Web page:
Nicola Sturgeon has said Scotland feels a sense of solidarity with the people of London in the wake of the terrorist attack at Westminster.
Scottish Stamp Duty 'Reviewed'
New tax rates for property purchases are to be reviewed as part of the Budget process, the Scottish Government has confirmed.
Deputy First Minister and Finance Secretary John Swinney has faced pressure to revise the bands and rates of the Land and Buildings Transaction Tax set out in October's draft 2015-16 Budget.
The tax, which will replace stamp duty in Scotland from April, has been criticised for imposing higher rates on properties at the top end of the market.
The move follows an overhaul of the UK stamp duty system announced by Chancellor George Osborne in his Autumn Statement.
The rates are to be reconsidered in light of a deal being reached between the Scottish and UK governments on how much Scotland's block grant from the Treasury will be reduced to take account of receipts from newly devolved taxes - the LBTT and the Scottish Landfill Tax - flowing directly to Holyrood.
The Scottish Government had estimated that the two taxes would bring in around £558 million in 2015-16, but the final adjustment to the grant for the year has been set at £494 million.
The Scottish Conservatives, who attacked the LBTT as a "tax on aspiration'', have called on Mr Swinney to pass on the savings by reducing the rates.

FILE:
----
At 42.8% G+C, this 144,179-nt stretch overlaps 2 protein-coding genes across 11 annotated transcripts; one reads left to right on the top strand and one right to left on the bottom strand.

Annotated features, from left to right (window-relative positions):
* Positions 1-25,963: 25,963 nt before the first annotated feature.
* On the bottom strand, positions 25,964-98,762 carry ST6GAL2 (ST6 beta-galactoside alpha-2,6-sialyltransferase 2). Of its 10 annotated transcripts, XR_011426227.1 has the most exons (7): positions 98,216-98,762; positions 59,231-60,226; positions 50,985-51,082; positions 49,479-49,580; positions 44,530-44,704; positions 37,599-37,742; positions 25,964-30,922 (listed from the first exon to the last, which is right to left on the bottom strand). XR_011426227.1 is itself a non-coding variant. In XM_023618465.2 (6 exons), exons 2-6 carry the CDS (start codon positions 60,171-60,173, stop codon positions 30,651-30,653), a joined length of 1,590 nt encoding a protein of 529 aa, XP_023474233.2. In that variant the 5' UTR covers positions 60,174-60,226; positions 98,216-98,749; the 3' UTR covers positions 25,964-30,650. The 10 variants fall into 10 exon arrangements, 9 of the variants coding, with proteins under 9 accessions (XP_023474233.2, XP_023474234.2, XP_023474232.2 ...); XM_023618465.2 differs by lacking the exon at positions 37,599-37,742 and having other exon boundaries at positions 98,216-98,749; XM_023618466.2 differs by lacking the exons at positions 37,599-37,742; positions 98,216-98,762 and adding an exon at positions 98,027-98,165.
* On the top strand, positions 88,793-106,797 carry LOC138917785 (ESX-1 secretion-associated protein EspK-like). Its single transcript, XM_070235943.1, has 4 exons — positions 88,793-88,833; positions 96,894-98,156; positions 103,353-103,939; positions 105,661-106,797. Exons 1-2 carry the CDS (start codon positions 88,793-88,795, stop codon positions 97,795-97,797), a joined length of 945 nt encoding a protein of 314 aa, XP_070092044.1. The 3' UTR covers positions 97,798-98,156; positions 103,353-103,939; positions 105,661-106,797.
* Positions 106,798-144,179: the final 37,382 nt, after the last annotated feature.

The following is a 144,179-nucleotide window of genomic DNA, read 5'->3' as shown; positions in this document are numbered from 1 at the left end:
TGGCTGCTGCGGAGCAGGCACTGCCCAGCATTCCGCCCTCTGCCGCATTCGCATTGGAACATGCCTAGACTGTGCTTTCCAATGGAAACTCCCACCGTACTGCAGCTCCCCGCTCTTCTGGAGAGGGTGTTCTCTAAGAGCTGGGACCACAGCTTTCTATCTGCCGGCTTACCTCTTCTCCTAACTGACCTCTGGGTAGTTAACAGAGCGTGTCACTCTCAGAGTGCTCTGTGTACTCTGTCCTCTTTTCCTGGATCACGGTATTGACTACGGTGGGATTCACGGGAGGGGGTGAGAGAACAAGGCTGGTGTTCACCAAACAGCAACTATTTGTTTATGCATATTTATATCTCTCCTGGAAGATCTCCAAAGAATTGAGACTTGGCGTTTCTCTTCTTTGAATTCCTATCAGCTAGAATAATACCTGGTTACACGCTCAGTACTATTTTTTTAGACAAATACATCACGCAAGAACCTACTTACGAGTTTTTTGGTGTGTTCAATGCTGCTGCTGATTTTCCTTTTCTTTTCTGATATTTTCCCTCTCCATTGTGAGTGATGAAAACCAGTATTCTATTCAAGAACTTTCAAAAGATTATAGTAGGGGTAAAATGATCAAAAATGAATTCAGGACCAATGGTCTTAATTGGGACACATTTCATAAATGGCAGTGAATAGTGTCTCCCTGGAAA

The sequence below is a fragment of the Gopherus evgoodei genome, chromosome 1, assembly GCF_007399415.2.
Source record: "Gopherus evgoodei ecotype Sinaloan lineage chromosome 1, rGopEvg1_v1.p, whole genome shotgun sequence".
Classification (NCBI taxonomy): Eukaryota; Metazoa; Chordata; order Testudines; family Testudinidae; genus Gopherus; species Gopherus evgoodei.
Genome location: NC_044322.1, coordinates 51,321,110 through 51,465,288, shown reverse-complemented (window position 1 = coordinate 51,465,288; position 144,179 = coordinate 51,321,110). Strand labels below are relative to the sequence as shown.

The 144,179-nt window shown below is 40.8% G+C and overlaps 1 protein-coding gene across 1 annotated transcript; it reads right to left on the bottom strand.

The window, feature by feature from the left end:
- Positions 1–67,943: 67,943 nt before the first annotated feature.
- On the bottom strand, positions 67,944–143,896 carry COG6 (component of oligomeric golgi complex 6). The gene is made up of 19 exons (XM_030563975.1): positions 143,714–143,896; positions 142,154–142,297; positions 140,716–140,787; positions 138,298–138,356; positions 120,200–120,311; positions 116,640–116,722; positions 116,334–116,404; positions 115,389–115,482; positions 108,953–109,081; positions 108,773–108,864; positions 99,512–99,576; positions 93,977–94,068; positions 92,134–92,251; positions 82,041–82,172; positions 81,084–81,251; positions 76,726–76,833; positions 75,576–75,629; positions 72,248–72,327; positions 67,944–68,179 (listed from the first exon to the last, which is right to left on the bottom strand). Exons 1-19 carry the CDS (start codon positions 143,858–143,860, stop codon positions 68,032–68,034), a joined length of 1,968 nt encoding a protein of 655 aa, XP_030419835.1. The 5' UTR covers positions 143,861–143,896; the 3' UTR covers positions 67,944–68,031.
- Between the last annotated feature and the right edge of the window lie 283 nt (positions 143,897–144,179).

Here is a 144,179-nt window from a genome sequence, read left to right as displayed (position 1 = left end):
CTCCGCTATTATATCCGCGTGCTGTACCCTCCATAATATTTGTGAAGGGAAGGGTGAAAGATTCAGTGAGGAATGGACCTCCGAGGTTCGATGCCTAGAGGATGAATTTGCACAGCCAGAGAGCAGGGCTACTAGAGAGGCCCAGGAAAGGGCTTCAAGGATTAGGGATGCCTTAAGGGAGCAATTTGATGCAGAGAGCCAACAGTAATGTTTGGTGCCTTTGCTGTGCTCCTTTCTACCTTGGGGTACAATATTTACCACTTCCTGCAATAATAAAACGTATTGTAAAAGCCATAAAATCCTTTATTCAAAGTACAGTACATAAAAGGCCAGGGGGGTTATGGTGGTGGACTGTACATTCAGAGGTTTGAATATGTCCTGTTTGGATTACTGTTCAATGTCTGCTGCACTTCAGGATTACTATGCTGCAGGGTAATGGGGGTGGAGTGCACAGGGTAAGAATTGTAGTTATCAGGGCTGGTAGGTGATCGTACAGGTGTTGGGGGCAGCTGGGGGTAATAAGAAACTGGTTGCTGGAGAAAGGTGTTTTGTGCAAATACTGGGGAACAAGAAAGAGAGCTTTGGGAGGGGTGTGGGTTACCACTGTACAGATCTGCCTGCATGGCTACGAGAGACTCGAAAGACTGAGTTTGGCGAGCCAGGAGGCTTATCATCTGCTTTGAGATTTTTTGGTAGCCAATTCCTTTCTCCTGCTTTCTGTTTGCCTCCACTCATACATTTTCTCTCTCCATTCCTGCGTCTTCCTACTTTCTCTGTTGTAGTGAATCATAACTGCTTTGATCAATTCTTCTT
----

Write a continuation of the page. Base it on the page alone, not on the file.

The Finance Secretary said: "At the time of the UK Chancellor's Autumn Statement I said his imitation of my Scottish tax plans was the sincerest form of flattery. On the first occasion I've had to design a tax system for Scotland, the UK Government copied it instantaneously and applied it across the UK.
"At the time of my proposals - designed for the Scottish market, not London house prices - 90% of homebuyers would have been better or no worse off, and 5,000 homes would be taken out of taxation all together, helping those at the lower end of the market.
"The Chancellor's decision to introduce a new stamp duty system overnight, without warning and consultation, means that while 80% of homeowners continue to pay less tax or no tax at all under the Scottish system we now have the opportunity to review the rates and ensure they are right for Scotland.''
Mr Swinney will announce his conclusions to the Scottish Parliament on Wednesday when MSPs are due to debate the Scottish Budget Bill.
His initial plans raised the threshold for paying tax on a home from £125,000 under stamp duty to £135,000, with a rate of 2% on the proportion of the transaction between £135,000 and £250,000.
A further 10% rate would be applied to the proportion above £250,000 and up to £1 million, while 12% will be applied to the proportion above £1 million.
Under the UK stamp duty reforms, buyers pay 2% on the on the part of the property price up to £250,000, 5% on the part between £250,001 and £925,000, and 10% on the proportion between £925,001 and £1.5 million.
A rate of 12% will be paid on the part of the price above £1.5 million.
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